She passed a glance at a blue-eyed girl wandering over the dead grass. The mother sat immediately across them on the opposite bench, her interest tied to some publication documenting the activities of the famous and those balanced along the fringe.

“At times, you seem like a nice man, Mr. Harris.”

He nodded his head slightly.

“I thank you for the compliment.”

She squared her shoulders to face him.

“Are you doing a nice thing now?”

He shook his head.

“I honestly have no way of knowing.”

She rubbed her eyes and sat back on the bench.

“Tell me this,” she said. “Why do you work for these people?”

He sighed.

“I would have thought you'd know that by now.”

She looked off toward nothing in particular.

“Because you don't have any choice,” she whispered.

He put his hand on her shoulder.

“If you want to continue what you've started in this life, want to be anything at all, you will have to do this.” He took his hand away and moved it flat across the air in front of them. “You will have no consideration, elsewhere. They'll have you cut out until you're like a woodpecker in a petrified forest. No doors will open; nobody's going to want to touch you.”

He frowned and scratched with his fingers the corners of his mouth.

“It is what it is.”

From the opposing bench across the path, the mother attracted her child and gave her blueberries from a Ziploc bag. The girl winced from the sourness and then smiled with delight.

“Why did this have to happen?” Claire asked the wind.

Harris said nothing.

“Can't you tell me anything about these people?”

He shook his head.

“I'm sorry. All I can do is tell you where to be and when to be there.”

He handed her a very small yellow envelope the size of a business card.

“Inside that, you'll find an address and a time.” He firmed his position upon the bench. “Now, I need to give you some important information, and I want you to listen to me very closely. Are you listening?”

She nodded.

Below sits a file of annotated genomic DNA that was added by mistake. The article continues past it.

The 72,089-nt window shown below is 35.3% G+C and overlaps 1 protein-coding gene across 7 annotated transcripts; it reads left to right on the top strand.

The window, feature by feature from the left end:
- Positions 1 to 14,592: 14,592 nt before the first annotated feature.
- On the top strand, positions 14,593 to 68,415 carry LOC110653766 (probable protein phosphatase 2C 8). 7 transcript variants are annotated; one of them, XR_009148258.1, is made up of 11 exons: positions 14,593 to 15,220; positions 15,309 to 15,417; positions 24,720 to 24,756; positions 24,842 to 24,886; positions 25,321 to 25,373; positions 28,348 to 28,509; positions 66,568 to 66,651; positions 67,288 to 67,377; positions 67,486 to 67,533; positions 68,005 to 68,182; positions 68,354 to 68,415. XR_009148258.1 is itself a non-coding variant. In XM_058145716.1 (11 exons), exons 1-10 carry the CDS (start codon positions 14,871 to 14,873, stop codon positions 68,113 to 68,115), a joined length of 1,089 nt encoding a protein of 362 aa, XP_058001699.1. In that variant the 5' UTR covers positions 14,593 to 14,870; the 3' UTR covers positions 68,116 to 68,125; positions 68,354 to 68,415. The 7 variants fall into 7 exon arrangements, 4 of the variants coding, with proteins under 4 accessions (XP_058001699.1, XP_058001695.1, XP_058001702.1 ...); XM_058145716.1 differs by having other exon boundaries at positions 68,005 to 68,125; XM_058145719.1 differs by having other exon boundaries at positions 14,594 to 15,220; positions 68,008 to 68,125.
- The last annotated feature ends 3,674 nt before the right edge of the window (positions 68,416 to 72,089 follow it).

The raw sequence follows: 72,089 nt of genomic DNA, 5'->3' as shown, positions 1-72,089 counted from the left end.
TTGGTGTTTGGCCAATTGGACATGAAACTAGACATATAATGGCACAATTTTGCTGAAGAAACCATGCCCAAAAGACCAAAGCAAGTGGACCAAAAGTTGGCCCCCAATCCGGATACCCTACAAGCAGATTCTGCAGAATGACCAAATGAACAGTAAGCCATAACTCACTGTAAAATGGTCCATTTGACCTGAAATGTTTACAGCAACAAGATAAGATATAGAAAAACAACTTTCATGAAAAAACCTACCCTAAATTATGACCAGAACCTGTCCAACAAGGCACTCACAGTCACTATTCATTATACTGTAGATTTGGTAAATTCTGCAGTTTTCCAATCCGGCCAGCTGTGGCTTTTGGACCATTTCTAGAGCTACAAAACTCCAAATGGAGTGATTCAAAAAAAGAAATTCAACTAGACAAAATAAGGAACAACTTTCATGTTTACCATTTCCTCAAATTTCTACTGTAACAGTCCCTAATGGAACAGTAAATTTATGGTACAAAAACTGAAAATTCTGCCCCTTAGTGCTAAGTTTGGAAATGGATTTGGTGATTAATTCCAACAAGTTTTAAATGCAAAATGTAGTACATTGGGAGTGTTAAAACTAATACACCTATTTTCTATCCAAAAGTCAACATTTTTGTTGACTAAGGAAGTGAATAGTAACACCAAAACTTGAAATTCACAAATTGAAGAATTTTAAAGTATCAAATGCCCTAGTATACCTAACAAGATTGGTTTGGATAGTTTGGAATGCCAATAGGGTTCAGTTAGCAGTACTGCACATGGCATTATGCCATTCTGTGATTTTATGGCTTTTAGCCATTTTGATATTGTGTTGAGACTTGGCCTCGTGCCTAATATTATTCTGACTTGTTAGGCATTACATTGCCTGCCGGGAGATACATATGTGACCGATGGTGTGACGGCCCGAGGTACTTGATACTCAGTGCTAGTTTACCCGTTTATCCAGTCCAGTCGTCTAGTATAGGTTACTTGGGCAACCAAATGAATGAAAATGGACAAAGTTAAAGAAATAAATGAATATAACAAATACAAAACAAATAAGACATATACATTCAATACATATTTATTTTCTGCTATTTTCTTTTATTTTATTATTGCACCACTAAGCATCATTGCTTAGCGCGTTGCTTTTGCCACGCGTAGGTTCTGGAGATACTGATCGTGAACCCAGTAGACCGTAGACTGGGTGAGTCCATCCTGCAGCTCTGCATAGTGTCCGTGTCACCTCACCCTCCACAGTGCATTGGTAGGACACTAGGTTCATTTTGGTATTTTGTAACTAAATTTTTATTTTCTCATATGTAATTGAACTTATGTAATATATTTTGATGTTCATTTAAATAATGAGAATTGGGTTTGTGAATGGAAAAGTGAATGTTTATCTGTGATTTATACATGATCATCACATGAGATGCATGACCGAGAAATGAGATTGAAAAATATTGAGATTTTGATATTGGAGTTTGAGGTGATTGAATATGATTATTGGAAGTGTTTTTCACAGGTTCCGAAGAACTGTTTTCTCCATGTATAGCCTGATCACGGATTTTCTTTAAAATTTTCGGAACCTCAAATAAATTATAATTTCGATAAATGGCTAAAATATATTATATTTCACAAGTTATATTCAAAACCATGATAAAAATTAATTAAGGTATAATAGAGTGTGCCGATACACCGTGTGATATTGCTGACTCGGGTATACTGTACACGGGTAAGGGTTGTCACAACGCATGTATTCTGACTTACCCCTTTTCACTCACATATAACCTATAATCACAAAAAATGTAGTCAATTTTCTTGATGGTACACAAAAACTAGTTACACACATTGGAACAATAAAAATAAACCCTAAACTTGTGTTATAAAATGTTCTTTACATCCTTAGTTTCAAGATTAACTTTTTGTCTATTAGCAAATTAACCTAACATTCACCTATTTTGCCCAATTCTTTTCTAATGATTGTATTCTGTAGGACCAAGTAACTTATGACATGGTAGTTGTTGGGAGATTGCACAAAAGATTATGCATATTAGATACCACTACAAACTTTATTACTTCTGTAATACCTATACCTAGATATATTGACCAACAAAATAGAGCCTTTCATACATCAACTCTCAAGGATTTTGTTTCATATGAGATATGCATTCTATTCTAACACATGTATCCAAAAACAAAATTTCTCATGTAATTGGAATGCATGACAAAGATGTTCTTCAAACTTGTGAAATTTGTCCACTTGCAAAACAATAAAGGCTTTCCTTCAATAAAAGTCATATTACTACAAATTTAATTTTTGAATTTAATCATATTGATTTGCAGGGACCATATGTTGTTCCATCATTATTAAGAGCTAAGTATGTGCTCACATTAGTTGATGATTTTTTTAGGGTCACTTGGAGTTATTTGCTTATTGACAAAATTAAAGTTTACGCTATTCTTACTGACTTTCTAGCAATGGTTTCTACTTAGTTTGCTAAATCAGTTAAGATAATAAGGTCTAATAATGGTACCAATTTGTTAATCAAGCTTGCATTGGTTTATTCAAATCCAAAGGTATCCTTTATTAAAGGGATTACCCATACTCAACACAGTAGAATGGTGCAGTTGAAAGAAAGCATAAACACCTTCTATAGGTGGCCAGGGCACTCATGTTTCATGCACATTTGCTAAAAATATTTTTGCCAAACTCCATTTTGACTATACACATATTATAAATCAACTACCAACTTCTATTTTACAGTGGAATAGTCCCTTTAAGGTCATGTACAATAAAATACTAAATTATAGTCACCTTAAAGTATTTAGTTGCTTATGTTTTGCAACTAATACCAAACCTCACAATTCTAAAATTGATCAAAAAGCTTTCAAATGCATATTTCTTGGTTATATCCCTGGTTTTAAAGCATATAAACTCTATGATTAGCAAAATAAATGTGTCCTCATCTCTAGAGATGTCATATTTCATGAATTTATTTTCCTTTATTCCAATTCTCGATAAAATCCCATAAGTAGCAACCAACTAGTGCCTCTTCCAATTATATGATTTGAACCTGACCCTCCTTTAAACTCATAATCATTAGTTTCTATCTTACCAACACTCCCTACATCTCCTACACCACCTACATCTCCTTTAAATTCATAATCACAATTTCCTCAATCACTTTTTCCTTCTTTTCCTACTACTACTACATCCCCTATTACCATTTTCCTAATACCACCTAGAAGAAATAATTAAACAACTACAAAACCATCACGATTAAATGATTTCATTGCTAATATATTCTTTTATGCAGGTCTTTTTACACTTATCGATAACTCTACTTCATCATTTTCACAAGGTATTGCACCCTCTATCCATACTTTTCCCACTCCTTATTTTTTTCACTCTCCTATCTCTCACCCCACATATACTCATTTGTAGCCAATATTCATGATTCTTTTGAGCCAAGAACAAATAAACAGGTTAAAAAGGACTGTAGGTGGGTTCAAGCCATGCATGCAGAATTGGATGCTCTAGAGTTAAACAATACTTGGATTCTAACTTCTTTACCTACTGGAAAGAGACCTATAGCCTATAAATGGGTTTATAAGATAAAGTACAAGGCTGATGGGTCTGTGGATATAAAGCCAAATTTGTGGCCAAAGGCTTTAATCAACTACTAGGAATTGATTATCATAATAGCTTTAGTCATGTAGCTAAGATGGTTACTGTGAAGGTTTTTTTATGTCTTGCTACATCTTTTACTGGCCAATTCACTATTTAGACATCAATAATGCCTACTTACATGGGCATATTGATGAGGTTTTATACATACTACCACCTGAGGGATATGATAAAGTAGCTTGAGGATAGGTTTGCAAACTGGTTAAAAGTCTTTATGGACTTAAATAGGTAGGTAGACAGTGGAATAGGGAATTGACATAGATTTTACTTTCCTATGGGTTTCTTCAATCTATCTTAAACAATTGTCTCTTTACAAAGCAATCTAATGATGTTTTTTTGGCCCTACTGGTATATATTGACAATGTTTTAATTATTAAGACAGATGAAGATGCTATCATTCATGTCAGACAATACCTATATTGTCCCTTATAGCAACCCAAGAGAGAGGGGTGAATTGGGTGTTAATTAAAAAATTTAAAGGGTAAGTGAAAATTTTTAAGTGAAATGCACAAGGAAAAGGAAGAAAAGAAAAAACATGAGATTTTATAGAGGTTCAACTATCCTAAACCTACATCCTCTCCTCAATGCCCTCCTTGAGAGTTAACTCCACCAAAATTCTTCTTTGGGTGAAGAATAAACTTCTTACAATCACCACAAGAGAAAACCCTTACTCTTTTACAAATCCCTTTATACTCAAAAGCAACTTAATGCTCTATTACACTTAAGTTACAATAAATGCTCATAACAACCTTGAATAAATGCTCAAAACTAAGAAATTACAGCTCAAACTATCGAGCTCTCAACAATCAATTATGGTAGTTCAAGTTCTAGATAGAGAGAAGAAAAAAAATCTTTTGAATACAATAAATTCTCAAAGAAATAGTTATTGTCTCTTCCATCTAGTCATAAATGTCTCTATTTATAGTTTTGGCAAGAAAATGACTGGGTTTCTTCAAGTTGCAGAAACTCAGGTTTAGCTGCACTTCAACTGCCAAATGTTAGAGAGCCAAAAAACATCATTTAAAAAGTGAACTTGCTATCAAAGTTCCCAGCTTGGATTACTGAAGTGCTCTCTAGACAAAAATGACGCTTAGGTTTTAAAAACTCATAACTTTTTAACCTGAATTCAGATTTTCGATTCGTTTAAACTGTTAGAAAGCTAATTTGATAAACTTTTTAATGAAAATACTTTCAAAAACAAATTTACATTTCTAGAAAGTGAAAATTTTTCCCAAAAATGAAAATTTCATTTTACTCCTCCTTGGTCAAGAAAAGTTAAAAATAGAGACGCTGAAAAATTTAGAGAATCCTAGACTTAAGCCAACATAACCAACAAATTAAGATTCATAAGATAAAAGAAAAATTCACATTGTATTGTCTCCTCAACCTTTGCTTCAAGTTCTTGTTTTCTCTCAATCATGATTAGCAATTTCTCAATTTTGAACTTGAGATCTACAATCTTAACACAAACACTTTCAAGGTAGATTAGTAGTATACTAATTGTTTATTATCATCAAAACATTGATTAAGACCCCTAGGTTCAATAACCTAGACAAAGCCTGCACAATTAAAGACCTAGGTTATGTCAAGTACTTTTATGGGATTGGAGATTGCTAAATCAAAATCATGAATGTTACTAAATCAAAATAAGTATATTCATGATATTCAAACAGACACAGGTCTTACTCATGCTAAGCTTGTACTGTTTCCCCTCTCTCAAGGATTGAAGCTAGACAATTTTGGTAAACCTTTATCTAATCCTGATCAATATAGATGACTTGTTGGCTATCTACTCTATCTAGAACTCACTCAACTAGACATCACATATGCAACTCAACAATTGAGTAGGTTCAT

“Good. Now, I've warned you of the passive fallout that will occur if you refuse this offer, correct?”

She nodded.

“Okay, now I'm going to give you some important instructions, and you need to follow them, or desert this whole thing before you get started.”

He waited a moment and then went on.

“If you decide to come to the specified location inside that envelope, you need to be on time, and you need to go alone. Don't bring someone else, or they will be in danger. Don’t call the authorities, or you will be in danger. Do you understand?”

She took a breath and nodded.

“Do not disregard my warning, okay?”

“I understand.”

He shook his head.

“No, I mean it. Violence to these people is like you or me having orange juice in the morning.”

The two from across got up to leave, and Claire watched them go forward, the child at a stumble, mother at a considerate pace, until they were smalled by the distance and lost in the flowing human mass.

“What's your first name, Mr. Harris?”

“I'm not allowed to say.”

“Say it anyway.”

He scratched hard the skin above his eyes.


She tipped her head back and closed her eyes.

“Henry Harris,” she whispered.

The wind kicked up and desiccated leaves rushed between the benches, some whirling, some atomized under boots and heels.

She wiped her eyes, but they were dry.